Ready To Face The Future In Numbers
A year ago, industry boot the BVA published More Than Just A Support Act, a fascinating look at what the UK video industry ploughs back into our industry. Aimed at dispelling some of the myths at help copyright theft thrive (chiefly the one that suggests that all monies raised from sales head straight back to Hollywood and into the fat cats’ pockets), it was used as part of its ongoing education strategy, aimed at showing everyone from those in power downwards that the video industry’s fight against piracy is not simply about protecting profits, but about putting money back I to the creative side of the business.
Now, 12 months on, the BVA has come up wu a sequel, Ready To Face The Future, which updates the figures to take in 2011, and also add new case studies and date.
The case studies make for fascinating reading and show that, in some cases, video can account for almost more than £9 out of every tenner spent by consumers on a film
As BVA director general Lavinia Carey notes: “The audiovisual industry is experiencing rapid and dynamic change as a result of digital technologies that create huge opportunities and challenges to a complex creative sector, which is shown in our report to be heavily reliant on video entertainment to generate returns on investment in film and television production. It is vital, therefore, that additional uncertainty is not introduced into the sector by simplistic copyright policy changes or hesitancy in enforcing copyright law while our industry evolves, offering more innovative digital services alongside the ever-popular DVD and Blu-ray Disc while maintaining the quality in video entertainment that is so widely enjoyed by British audiences.”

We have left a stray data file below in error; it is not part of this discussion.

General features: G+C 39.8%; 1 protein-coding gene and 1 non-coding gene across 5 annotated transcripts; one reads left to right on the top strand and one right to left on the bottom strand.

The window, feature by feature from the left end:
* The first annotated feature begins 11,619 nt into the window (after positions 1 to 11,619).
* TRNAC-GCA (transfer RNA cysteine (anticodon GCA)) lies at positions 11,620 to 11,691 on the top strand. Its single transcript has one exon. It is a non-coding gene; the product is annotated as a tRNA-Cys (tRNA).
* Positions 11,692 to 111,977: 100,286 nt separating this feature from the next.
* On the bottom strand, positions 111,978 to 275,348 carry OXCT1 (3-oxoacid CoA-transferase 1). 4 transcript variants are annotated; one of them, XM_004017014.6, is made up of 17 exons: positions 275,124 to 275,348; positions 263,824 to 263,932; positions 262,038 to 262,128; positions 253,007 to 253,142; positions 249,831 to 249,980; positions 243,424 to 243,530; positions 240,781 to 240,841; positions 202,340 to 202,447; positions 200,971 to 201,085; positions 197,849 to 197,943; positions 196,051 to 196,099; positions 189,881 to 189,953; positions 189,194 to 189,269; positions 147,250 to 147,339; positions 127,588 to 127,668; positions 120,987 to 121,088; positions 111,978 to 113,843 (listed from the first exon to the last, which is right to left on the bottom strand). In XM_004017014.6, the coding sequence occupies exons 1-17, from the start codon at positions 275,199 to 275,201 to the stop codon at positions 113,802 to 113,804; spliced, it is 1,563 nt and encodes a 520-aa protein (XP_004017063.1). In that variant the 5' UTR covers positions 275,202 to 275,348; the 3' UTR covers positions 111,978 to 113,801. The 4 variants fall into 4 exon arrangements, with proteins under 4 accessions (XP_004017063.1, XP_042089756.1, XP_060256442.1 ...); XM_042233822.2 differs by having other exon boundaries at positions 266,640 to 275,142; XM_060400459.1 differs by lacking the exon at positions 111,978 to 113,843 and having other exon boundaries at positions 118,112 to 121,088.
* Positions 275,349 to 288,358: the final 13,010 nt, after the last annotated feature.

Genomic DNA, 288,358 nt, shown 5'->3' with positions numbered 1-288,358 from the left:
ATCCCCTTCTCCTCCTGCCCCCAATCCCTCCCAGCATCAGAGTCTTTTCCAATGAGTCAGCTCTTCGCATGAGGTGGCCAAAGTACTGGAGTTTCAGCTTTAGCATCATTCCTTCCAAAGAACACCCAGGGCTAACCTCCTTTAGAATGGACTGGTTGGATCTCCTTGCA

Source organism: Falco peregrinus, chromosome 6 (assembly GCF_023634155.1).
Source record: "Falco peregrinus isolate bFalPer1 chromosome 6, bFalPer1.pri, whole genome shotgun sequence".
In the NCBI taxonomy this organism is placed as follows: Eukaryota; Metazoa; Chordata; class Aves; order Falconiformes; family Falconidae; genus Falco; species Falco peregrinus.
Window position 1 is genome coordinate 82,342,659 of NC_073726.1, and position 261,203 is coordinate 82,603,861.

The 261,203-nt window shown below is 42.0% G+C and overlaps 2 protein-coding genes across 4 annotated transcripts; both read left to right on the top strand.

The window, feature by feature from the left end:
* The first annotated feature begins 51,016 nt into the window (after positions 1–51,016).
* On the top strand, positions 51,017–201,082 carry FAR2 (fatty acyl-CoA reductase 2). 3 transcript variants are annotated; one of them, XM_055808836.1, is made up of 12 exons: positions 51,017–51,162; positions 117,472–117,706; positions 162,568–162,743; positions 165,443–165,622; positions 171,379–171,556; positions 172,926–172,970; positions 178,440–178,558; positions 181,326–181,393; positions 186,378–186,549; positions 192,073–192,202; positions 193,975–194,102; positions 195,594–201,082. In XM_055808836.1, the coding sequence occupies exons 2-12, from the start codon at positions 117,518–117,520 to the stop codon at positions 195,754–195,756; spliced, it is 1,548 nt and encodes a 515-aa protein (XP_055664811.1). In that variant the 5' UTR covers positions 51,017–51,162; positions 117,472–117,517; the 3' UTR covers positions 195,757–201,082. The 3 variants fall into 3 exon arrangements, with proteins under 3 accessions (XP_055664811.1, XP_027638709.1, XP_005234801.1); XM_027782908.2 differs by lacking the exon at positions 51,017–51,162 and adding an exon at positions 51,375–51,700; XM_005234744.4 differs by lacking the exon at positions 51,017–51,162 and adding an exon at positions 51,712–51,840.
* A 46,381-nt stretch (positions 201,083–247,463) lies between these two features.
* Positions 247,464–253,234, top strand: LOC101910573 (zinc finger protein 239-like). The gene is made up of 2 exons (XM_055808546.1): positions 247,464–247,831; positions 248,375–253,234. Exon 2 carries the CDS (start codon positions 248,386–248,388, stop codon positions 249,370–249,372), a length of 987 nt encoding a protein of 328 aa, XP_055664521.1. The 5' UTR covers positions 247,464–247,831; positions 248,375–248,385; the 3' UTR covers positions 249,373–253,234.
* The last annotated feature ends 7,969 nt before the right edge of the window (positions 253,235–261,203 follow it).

We’ve been poring over the facts and figures and while some of them may be repeated, it’s well worth reiterating some of them as well as presenting the new ones on offer in the report.
So here then, is Ready To Face The Future in Numbers…
2.3 billion: the total spending in pounds on video entertainment in 2011
47: the percentage of the £3.1 billion feature film revenues that came from video entertainment in 2011
24: the percentage of feature film revenues that come from UK box office. Television revenues make up the other 29 per cent
34: the percentage of the £1.9 billion TV revenues That come from video. TV makes up the rest.
19: the percentage of revenue from the children’s genre that comes from video entertainment. Out of a total of £1.5 billion, the lion’s share, 70 per cent, comes from TV and the rest, 11 per cent, from cinemas.
50: the amount in percentage terms, of total revenue from Doctor Who that comes in to BBC Worldwide from video sales.
7 million: total worldwide unit sales of Planet Earth across Blu-ray and DVD. Profits were ploughed back into other BBC Worldwide programmes such as Human Planet and Frozen Planet.
750,000: UK DVD and Blu-ray sales of Senna (Universal).
62: the total percentage of revenue for Senna that came from those video sales.